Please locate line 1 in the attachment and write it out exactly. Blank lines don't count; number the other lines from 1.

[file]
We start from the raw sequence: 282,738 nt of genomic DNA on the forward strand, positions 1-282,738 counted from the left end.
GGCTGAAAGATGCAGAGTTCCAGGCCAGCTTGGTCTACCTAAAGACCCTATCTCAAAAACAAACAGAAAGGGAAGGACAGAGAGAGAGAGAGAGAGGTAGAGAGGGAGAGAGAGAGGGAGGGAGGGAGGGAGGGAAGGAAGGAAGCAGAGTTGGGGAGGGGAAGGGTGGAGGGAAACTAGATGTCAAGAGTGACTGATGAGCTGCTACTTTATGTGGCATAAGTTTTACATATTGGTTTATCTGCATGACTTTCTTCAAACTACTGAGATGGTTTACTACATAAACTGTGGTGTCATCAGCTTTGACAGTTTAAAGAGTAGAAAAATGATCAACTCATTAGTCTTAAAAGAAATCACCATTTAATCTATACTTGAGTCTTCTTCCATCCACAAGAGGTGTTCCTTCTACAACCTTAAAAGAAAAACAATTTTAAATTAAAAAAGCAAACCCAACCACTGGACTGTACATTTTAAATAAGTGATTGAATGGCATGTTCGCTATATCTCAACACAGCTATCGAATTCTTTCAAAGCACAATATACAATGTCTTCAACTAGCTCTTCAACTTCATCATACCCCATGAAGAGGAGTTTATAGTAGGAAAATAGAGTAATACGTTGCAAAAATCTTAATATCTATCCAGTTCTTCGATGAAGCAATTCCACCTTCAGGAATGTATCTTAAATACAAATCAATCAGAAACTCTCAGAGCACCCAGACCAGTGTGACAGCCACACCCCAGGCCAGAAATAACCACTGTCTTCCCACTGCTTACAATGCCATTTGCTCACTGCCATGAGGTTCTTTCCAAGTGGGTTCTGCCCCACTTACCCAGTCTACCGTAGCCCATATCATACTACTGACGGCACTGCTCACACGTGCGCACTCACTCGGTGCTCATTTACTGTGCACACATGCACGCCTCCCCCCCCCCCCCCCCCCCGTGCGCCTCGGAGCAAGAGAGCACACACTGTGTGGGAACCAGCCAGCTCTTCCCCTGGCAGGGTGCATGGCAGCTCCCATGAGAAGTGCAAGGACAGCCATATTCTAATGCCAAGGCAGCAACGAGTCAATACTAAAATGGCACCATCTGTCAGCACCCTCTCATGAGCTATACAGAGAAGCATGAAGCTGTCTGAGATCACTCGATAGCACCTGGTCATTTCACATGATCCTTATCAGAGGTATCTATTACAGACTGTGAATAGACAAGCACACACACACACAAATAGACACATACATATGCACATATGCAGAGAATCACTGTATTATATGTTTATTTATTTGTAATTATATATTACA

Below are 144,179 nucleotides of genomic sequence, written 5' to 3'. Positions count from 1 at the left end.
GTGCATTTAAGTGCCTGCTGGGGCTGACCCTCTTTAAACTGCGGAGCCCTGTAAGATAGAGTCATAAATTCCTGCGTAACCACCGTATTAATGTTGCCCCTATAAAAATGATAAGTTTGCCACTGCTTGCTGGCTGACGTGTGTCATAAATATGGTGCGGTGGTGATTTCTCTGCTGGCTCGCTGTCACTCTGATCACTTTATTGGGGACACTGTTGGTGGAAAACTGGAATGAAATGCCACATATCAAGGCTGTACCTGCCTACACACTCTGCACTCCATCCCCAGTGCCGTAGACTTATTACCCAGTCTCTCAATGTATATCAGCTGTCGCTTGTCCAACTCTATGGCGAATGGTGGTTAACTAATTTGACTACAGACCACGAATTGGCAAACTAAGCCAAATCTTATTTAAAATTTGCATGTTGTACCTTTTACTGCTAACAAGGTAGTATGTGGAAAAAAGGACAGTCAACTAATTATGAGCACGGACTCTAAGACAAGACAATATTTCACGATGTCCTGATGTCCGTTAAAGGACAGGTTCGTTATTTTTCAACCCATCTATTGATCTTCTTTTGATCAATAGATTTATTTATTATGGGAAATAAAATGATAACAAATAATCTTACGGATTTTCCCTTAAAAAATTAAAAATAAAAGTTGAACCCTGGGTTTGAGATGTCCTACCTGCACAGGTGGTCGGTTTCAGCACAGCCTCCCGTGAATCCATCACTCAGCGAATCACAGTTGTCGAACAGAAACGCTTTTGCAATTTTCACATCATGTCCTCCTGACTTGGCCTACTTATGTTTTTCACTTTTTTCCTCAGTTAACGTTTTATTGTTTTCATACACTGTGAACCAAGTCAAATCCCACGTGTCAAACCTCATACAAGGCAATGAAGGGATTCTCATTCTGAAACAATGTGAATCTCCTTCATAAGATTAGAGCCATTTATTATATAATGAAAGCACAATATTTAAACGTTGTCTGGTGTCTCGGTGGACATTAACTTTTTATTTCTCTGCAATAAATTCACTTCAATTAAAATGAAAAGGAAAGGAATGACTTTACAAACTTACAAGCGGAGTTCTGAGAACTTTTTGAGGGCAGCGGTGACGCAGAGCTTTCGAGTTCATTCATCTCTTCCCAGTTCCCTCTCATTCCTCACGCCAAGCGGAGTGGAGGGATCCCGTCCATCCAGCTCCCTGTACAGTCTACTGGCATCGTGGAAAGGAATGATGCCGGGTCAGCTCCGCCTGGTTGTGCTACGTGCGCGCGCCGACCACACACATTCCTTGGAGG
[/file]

We start from the raw sequence: 282,738 nt of genomic DNA on the forward strand, positions 1-282,738 counted from the left end.